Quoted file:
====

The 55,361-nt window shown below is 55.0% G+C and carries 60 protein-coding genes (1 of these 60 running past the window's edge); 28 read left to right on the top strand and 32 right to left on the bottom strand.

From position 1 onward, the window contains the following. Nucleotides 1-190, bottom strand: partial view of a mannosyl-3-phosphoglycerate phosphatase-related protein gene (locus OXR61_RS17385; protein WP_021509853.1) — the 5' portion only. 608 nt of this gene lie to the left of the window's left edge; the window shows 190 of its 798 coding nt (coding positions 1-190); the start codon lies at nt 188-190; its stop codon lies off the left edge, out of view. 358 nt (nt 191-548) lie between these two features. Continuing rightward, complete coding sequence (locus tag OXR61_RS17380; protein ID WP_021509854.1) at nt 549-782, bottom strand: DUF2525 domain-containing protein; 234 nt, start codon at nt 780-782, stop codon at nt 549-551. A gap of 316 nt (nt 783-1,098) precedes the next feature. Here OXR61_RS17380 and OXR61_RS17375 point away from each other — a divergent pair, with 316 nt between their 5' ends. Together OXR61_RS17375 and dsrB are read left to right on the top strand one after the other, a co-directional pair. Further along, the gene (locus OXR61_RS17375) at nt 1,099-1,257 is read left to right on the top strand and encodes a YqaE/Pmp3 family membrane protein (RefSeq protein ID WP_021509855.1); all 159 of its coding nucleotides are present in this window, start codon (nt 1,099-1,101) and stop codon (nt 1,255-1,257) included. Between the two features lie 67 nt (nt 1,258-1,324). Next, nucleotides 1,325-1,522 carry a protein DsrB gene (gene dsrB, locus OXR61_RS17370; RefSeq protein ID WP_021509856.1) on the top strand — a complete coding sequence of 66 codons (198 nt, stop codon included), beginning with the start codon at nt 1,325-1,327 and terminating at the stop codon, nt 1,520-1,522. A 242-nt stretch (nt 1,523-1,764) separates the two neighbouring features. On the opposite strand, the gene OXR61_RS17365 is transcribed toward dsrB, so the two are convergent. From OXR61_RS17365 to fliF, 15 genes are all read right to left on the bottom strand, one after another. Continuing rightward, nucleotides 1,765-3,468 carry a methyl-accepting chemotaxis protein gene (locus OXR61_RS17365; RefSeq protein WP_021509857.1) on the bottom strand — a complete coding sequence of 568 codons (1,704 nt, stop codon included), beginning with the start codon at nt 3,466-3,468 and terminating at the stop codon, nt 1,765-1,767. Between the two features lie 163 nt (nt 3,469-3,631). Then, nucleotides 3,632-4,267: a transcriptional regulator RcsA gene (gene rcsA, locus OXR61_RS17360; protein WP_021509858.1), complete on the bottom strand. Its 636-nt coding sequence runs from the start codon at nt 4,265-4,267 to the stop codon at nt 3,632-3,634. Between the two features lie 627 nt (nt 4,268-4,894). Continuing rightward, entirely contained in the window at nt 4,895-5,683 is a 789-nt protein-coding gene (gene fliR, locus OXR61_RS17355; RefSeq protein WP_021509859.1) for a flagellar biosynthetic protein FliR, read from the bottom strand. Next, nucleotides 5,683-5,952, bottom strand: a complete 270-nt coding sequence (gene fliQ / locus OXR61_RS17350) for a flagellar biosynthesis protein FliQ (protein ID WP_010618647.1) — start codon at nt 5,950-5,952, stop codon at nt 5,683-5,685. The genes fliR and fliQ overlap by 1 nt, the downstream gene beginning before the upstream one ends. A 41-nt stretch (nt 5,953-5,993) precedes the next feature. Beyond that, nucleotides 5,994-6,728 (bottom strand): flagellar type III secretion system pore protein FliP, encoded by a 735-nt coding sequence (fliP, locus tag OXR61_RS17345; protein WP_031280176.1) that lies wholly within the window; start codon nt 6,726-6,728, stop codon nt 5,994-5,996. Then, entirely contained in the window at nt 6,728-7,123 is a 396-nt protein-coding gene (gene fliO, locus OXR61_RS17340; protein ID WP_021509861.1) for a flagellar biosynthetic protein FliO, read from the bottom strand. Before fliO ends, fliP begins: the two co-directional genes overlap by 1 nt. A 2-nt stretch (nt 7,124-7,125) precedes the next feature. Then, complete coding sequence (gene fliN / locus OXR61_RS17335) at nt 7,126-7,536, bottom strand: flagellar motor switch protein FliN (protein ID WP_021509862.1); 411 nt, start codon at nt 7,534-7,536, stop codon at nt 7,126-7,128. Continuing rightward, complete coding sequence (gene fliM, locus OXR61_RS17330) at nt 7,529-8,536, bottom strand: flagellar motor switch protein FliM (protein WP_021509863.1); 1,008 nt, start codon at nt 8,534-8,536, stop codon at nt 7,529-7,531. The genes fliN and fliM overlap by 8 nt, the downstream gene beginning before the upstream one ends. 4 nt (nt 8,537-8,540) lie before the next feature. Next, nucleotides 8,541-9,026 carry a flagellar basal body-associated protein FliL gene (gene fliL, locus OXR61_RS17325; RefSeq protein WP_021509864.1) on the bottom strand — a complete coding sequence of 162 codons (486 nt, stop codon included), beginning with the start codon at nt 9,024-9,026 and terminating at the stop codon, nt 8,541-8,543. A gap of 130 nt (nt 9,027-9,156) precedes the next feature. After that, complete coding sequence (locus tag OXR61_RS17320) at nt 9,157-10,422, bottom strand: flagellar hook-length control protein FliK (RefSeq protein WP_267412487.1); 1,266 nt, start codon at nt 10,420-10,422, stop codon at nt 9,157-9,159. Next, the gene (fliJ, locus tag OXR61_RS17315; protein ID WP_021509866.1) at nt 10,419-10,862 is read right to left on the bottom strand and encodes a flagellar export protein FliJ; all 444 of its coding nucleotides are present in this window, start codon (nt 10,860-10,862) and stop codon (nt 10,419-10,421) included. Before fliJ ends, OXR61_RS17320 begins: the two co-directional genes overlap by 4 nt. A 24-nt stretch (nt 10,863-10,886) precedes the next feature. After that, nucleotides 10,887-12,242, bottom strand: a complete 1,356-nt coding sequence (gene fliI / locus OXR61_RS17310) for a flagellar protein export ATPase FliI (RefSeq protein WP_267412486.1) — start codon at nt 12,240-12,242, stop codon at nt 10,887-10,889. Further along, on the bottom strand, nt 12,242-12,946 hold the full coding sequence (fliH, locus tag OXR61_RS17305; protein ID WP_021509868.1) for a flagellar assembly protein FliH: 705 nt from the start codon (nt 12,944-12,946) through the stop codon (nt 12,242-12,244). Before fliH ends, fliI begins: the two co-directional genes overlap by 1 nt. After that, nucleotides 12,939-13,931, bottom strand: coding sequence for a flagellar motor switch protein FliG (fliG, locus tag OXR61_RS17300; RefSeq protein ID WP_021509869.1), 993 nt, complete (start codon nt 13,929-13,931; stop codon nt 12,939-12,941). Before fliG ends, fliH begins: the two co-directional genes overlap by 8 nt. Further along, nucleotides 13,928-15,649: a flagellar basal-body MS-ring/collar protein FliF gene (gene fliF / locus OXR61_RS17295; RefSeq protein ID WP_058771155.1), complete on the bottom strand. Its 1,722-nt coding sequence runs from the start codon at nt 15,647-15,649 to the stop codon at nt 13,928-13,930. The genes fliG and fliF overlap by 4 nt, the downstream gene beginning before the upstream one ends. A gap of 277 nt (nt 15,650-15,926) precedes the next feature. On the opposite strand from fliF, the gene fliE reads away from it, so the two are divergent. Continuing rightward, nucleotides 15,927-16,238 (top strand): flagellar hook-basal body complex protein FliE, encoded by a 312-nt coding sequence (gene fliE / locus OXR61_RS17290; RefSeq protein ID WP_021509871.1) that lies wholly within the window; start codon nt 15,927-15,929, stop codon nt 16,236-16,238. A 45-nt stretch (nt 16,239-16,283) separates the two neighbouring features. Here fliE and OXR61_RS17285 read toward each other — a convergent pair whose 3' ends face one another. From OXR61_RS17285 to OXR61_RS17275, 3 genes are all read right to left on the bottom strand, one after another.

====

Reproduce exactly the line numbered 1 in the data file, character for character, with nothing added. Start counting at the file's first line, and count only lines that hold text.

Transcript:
The 55,361-nt window shown below is 55.0% G+C and carries 60 protein-coding genes (1 of these 60 running past the window's edge); 28 read left to right on the top strand and 32 right to left on the bottom strand.